This question is inspired by the (now looking at it, improper use of, my bad) comments section here in Physics SE. I'm not sure I could explain better than our short discussion does below:
No, the sun is not extremely dense. The conditions at the center of the sun are quite extreme in terms of pressure and temperature, and the density is quite impressive if one takes into account that the sun is made up mainly of hydrogen (plasma) which under "normal" conditions has a very low density, but in absolute terms the sun has a low density. Indeed the moon has about three times the density of the sun, a fact that, given the curious coincidence that sun and moon disks have almost exactly the same size as seen from the earth, explains why the moon has more tidal effect than the sun has. – Marc van Leeuwen
@MarcvanLeeuwen isn't the increased tidal effect more a result of gravity's strength being inversely proportional to the square of distance between two objects? – TCooper
@TCooper No, since if that were true the sun would easily beat the moon, as it is $p$ times as far away, $p$ times the linear size, and so $p^3$ times as voluminous, for some large factor $p$ of proportionality (I guess around 300, thought I'd need to check the numbers). However tidal effect is proportional to the derivative of the vector-valued gravitational strength (or more properly acceleration), which follows an inverse cube law. That precisely cancels the volume effect, so only density remains. – Marc van Leeuwen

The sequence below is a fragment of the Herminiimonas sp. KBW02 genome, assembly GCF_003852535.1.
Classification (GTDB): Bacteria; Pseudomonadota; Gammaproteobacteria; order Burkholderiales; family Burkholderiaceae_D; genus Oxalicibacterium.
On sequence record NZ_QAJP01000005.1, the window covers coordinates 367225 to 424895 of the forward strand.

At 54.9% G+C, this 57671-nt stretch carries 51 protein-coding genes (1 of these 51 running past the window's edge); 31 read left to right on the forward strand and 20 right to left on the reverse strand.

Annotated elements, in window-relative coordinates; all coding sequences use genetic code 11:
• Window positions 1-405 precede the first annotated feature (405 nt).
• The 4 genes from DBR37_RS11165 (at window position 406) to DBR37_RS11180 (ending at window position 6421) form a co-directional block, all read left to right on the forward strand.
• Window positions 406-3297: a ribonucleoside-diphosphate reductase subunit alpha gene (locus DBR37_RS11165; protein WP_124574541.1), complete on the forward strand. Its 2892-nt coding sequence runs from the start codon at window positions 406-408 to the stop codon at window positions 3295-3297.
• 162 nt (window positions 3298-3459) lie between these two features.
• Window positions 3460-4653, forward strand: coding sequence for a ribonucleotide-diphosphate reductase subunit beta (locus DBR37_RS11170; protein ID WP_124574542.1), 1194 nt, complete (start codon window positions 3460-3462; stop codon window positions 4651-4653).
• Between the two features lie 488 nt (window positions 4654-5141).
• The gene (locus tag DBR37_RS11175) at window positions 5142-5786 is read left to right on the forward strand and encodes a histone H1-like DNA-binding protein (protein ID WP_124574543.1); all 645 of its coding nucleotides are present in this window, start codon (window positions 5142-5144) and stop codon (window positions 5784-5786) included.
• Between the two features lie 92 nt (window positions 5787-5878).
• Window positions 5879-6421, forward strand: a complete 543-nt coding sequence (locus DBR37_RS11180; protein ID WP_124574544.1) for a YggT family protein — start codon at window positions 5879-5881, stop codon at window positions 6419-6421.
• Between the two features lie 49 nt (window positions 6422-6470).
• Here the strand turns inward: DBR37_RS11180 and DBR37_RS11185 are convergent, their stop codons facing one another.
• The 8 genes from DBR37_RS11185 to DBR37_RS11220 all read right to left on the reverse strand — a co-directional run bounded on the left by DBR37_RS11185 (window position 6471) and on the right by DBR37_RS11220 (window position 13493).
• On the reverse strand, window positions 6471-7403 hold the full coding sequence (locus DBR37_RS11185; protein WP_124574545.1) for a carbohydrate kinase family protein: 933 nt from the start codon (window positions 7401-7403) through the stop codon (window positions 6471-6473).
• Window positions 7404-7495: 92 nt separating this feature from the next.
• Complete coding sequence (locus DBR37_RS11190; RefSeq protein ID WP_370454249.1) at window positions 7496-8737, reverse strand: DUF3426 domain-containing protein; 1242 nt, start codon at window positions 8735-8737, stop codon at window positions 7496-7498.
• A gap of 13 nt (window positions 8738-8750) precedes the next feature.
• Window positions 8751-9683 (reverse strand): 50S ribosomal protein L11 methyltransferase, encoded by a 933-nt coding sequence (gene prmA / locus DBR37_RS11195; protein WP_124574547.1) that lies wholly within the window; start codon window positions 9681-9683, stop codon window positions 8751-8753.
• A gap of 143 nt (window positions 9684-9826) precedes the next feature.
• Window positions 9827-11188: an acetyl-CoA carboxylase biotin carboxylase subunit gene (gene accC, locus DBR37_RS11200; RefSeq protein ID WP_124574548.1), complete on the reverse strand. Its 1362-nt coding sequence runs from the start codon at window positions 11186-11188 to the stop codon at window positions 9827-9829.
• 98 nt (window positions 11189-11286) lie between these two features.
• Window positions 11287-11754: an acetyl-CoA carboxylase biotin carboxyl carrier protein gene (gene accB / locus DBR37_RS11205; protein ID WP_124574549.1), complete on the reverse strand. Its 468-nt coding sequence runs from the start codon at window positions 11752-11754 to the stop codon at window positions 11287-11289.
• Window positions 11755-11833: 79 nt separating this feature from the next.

That's very interesting. Frankly I don't follow and will have to read up, so thank you for sharing. I was just referencing some old grade school knowledge... I always understood gravity as a relationship of mass and distance. Not accounting for volume or density at all (highly simplified) though I did find this: https://oceanservice.noaa.gov/education/tutorial_tides/tides02_cause.html Is it simply a case of the noaa needing to update their website? – TCooper
So when it comes to measuring the gravitational effect of the sun and moon on our tides, is the higher density of the moon, or the further distance of the sun, a larger contributing factor to the moon having a greater effect?